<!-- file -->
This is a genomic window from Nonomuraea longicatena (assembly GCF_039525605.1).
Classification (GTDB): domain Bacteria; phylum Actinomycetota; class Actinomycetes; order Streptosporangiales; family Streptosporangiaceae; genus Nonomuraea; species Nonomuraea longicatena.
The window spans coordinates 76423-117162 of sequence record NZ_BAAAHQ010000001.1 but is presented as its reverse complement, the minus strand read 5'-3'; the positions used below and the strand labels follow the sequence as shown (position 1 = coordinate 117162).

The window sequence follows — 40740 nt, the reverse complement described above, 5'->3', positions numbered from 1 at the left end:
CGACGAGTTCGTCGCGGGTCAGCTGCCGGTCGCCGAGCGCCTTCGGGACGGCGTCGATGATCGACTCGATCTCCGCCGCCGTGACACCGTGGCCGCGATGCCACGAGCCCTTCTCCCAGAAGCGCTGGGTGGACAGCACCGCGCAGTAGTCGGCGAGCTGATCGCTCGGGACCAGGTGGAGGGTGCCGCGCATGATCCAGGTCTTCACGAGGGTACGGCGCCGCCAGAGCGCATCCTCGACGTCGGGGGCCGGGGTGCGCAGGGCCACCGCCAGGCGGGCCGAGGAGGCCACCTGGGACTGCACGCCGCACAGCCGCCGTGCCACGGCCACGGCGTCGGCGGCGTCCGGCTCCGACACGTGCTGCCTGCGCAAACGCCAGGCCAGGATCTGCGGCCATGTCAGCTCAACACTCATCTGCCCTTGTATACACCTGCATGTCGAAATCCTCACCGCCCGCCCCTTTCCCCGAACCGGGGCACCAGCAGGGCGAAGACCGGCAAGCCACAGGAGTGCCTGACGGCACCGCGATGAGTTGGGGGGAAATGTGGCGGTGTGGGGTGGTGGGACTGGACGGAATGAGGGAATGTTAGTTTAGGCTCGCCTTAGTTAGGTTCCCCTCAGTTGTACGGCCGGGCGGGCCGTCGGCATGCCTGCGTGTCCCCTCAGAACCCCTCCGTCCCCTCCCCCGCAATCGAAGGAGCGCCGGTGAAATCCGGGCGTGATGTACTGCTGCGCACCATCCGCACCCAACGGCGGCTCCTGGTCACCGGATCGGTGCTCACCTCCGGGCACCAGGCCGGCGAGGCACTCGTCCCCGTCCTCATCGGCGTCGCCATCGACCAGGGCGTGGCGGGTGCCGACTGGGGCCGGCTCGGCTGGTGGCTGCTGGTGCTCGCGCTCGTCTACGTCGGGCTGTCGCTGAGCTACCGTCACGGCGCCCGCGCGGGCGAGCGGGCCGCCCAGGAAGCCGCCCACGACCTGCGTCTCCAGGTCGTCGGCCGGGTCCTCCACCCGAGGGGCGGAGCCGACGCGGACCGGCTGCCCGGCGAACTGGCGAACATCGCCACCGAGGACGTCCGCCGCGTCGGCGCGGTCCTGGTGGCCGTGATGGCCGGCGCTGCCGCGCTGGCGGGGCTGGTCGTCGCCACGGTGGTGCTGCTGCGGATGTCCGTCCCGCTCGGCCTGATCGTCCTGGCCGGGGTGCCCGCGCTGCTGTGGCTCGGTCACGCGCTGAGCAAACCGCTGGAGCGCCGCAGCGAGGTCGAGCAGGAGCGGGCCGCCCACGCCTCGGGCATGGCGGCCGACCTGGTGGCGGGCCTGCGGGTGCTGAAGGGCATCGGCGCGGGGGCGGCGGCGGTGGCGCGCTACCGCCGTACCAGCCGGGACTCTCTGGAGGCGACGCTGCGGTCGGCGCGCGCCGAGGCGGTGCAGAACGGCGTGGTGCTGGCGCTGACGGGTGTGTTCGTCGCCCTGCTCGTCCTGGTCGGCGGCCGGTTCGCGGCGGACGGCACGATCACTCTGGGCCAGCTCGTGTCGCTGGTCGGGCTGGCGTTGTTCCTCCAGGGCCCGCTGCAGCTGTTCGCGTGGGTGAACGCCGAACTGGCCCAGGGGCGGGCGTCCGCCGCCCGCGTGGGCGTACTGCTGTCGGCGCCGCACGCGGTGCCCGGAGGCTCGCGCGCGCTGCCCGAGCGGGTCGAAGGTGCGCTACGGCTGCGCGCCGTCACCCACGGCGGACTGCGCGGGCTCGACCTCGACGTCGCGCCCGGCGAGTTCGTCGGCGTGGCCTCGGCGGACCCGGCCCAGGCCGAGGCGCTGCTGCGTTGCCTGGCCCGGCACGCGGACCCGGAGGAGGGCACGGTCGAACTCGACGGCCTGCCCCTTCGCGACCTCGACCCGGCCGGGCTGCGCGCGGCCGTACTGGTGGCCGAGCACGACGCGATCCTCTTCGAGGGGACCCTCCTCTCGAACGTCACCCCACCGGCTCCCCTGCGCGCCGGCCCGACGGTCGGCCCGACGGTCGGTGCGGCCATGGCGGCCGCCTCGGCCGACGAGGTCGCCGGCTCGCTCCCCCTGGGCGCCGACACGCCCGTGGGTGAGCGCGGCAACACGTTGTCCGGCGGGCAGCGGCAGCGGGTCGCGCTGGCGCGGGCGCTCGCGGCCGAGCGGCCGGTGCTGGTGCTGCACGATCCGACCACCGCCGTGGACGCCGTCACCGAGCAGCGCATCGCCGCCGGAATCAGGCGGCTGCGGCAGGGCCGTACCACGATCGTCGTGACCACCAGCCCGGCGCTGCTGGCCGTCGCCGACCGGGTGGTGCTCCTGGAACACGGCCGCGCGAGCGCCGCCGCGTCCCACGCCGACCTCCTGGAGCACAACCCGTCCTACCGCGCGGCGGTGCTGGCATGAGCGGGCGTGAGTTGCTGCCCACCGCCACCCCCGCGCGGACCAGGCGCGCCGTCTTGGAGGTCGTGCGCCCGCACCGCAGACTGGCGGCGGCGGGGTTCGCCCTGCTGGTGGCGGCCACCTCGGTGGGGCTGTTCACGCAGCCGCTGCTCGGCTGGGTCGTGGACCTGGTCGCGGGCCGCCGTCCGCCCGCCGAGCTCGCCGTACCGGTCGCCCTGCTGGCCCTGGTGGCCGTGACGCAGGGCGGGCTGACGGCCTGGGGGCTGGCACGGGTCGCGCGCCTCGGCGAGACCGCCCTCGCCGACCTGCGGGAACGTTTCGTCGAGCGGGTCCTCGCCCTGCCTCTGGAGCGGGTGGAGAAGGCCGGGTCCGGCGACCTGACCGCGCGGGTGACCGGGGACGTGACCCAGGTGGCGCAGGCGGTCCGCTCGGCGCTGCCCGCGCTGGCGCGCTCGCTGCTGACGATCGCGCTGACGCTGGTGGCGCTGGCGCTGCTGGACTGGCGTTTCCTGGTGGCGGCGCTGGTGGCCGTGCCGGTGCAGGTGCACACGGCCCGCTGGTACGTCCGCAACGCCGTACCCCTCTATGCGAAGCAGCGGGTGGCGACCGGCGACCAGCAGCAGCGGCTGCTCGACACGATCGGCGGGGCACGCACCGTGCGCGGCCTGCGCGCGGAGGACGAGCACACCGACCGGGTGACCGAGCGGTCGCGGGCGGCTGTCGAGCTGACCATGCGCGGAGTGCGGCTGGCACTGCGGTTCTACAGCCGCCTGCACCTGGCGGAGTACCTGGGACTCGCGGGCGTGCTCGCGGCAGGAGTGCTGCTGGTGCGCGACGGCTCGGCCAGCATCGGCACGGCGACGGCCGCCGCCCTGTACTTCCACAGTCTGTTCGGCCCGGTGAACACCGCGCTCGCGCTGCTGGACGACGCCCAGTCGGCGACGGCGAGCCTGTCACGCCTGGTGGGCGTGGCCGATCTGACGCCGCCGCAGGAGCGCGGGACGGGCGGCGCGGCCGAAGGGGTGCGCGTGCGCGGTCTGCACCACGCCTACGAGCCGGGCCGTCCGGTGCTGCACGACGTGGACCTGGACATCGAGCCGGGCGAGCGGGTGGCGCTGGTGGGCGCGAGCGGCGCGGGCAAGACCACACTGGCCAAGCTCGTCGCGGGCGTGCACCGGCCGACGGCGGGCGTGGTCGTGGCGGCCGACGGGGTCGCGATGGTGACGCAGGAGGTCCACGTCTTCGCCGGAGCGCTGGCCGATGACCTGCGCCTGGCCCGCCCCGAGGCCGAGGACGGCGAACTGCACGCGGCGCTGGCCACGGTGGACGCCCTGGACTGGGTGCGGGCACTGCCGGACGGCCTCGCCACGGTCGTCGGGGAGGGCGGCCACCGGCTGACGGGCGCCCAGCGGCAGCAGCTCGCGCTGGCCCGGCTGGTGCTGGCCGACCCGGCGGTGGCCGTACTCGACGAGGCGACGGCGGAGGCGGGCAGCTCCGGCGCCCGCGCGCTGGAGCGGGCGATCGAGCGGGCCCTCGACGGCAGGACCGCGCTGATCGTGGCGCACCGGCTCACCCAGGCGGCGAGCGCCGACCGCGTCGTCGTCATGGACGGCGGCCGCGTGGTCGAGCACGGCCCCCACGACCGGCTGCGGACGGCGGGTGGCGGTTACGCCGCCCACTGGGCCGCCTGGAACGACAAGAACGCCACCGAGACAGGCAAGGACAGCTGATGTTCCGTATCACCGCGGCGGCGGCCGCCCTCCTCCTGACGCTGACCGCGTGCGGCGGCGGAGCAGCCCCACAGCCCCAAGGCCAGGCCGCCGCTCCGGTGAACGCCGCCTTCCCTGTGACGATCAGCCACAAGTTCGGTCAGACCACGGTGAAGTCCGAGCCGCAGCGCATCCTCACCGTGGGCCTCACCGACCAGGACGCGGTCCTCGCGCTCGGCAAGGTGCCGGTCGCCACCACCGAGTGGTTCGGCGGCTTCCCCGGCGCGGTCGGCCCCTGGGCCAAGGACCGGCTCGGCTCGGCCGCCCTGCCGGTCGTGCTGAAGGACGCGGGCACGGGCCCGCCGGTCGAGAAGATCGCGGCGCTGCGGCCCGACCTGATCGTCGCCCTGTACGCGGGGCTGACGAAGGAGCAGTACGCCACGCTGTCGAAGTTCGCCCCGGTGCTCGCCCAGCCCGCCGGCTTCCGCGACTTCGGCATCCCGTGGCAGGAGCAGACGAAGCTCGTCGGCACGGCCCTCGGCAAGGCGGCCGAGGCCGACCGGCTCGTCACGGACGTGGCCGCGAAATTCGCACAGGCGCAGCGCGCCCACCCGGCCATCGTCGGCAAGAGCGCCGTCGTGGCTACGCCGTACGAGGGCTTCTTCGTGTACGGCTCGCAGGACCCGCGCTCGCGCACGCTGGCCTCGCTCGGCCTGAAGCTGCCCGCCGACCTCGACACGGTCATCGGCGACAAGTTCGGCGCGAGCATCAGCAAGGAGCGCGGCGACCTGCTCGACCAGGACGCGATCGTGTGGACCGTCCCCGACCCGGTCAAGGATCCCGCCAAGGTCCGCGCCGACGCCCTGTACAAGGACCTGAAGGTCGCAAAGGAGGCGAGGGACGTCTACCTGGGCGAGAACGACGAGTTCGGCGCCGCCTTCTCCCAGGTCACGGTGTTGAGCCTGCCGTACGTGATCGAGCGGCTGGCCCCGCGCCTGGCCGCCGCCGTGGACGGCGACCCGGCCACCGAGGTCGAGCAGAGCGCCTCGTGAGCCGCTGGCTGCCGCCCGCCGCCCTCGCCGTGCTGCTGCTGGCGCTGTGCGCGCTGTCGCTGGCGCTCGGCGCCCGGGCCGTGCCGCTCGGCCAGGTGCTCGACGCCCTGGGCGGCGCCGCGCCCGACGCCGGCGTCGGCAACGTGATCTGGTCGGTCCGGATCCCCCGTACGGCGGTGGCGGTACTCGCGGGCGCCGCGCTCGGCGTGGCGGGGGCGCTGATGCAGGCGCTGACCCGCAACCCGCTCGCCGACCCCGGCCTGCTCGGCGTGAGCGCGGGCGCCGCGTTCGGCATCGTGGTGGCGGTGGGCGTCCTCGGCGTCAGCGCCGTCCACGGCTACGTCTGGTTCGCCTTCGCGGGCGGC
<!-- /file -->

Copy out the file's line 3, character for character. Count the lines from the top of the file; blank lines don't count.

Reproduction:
The window spans coordinates 76423-117162 of sequence record NZ_BAAAHQ010000001.1 but is presented as its reverse complement, the minus strand read 5'-3'; the positions used below and the strand labels follow the sequence as shown (position 1 = coordinate 117162).